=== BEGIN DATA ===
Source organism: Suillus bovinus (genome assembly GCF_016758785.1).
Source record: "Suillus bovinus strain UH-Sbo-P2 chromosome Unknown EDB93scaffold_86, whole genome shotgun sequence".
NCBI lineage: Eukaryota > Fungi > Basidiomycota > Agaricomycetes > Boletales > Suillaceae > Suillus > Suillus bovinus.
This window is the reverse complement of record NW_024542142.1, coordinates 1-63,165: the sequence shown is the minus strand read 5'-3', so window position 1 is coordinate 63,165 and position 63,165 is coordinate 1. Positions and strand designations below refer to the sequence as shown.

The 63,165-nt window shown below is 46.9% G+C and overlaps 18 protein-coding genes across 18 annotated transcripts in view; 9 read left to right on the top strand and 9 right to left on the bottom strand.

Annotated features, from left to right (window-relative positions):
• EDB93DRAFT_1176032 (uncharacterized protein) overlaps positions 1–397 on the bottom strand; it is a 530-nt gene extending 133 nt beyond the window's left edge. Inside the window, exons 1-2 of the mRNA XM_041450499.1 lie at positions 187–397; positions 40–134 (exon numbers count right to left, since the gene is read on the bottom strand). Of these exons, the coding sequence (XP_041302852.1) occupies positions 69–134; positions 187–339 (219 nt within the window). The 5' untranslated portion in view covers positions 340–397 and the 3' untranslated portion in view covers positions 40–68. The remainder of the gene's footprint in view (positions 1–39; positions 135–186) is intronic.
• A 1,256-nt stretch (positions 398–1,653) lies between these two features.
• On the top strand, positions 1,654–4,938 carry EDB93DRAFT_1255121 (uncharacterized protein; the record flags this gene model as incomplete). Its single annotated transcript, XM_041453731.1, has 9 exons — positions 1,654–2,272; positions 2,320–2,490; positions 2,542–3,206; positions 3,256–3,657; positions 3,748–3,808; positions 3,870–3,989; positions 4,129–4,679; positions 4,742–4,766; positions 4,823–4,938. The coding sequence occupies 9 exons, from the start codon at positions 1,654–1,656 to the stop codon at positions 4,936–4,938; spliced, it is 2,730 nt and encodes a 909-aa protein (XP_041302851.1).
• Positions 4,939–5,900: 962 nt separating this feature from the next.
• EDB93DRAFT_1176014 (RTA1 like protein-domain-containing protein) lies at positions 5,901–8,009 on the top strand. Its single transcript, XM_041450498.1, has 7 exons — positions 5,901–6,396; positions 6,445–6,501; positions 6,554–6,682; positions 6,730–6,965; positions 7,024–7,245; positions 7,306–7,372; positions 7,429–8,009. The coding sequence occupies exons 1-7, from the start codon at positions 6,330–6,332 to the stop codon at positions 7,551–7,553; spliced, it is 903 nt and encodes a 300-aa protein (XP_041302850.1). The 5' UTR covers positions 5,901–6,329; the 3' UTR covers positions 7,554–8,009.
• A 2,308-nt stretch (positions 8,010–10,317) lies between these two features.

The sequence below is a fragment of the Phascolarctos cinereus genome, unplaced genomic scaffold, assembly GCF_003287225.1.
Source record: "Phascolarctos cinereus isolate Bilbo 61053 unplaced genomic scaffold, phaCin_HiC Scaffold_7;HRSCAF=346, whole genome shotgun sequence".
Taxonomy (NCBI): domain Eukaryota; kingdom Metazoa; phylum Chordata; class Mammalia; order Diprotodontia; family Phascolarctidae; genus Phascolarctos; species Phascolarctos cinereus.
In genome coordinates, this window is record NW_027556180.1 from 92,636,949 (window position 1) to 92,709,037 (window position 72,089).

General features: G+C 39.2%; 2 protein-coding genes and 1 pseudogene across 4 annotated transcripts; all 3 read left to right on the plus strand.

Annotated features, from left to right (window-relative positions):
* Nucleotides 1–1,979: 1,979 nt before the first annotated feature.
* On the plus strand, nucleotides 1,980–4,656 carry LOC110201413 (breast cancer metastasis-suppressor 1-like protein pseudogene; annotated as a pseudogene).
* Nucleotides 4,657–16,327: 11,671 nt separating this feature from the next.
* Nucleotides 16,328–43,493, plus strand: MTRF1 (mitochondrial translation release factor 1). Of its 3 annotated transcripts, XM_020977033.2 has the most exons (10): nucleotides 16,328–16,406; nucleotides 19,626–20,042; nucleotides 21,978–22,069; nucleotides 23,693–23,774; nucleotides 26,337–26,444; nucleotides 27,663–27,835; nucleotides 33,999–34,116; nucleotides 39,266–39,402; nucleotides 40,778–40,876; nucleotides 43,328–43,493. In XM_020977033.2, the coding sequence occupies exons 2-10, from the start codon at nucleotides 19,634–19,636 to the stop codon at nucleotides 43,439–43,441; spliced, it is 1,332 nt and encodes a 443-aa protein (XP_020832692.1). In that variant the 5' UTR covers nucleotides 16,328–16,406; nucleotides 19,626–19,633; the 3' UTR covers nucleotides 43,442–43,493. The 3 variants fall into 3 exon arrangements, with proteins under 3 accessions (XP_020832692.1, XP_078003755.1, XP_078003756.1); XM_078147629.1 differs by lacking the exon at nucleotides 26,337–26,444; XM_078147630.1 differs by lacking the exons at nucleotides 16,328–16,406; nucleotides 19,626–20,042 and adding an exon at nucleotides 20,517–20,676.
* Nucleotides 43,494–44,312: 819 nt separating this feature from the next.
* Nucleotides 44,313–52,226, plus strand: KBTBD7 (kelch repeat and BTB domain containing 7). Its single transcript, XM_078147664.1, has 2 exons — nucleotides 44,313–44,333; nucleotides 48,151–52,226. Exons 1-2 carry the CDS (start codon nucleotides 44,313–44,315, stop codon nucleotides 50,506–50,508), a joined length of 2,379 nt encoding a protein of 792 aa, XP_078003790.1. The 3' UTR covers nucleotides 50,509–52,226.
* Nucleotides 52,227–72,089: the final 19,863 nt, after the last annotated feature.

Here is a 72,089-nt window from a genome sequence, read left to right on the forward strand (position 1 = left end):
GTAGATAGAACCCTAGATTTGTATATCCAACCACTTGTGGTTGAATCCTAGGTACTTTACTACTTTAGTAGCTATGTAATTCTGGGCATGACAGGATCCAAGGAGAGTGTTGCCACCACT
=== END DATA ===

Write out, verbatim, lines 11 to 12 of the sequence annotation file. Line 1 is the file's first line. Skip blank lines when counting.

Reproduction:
• EDB93DRAFT_1176014 (RTA1 like protein-domain-containing protein) lies at positions 5,901–8,009 on the top strand. Its single transcript, XM_041450498.1, has 7 exons — positions 5,901–6,396; positions 6,445–6,501; positions 6,554–6,682; positions 6,730–6,965; positions 7,024–7,245; positions 7,306–7,372; positions 7,429–8,009. The coding sequence occupies exons 1-7, from the start codon at positions 6,330–6,332 to the stop codon at positions 7,551–7,553; spliced, it is 903 nt and encodes a 300-aa protein (XP_041302850.1). The 5' UTR covers positions 5,901–6,329; the 3' UTR covers positions 7,554–8,009.
• A 2,308-nt stretch (positions 8,010–10,317) lies between these two features.